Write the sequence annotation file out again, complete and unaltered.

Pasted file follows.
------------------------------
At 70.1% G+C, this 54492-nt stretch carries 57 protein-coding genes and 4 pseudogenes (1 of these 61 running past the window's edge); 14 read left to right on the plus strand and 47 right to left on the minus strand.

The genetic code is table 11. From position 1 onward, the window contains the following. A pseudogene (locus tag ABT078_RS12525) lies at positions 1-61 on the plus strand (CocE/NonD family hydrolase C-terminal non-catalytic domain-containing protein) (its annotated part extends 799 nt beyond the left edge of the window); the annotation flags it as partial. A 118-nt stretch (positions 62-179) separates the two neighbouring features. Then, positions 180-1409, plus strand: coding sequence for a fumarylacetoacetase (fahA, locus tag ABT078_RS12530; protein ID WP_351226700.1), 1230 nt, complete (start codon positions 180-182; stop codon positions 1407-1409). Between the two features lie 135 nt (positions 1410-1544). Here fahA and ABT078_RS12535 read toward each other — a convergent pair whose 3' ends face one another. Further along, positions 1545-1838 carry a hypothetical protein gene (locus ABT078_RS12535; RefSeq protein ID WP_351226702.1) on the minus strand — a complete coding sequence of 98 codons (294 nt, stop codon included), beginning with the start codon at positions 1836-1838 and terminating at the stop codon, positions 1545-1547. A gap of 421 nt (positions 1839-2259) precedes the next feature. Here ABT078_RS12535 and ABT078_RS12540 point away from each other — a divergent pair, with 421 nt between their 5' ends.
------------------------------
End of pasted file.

At 70.1% G+C, this 54492-nt stretch carries 57 protein-coding genes and 4 pseudogenes (1 of these 61 running past the window's edge); 14 read left to right on the plus strand and 47 right to left on the minus strand.

The genetic code is table 11. From position 1 onward, the window contains the following. A pseudogene (locus tag ABT078_RS12525) lies at positions 1-61 on the plus strand (CocE/NonD family hydrolase C-terminal non-catalytic domain-containing protein) (its annotated part extends 799 nt beyond the left edge of the window); the annotation flags it as partial. A 118-nt stretch (positions 62-179) separates the two neighbouring features. Then, positions 180-1409, plus strand: coding sequence for a fumarylacetoacetase (fahA, locus tag ABT078_RS12530; protein ID WP_351226700.1), 1230 nt, complete (start codon positions 180-182; stop codon positions 1407-1409). Between the two features lie 135 nt (positions 1410-1544). Here fahA and ABT078_RS12535 read toward each other — a convergent pair whose 3' ends face one another. Further along, positions 1545-1838 carry a hypothetical protein gene (locus ABT078_RS12535; RefSeq protein ID WP_351226702.1) on the minus strand — a complete coding sequence of 98 codons (294 nt, stop codon included), beginning with the start codon at positions 1836-1838 and terminating at the stop codon, positions 1545-1547. A gap of 421 nt (positions 1839-2259) precedes the next feature. Here ABT078_RS12535 and ABT078_RS12540 point away from each other — a divergent pair, with 421 nt between their 5' ends.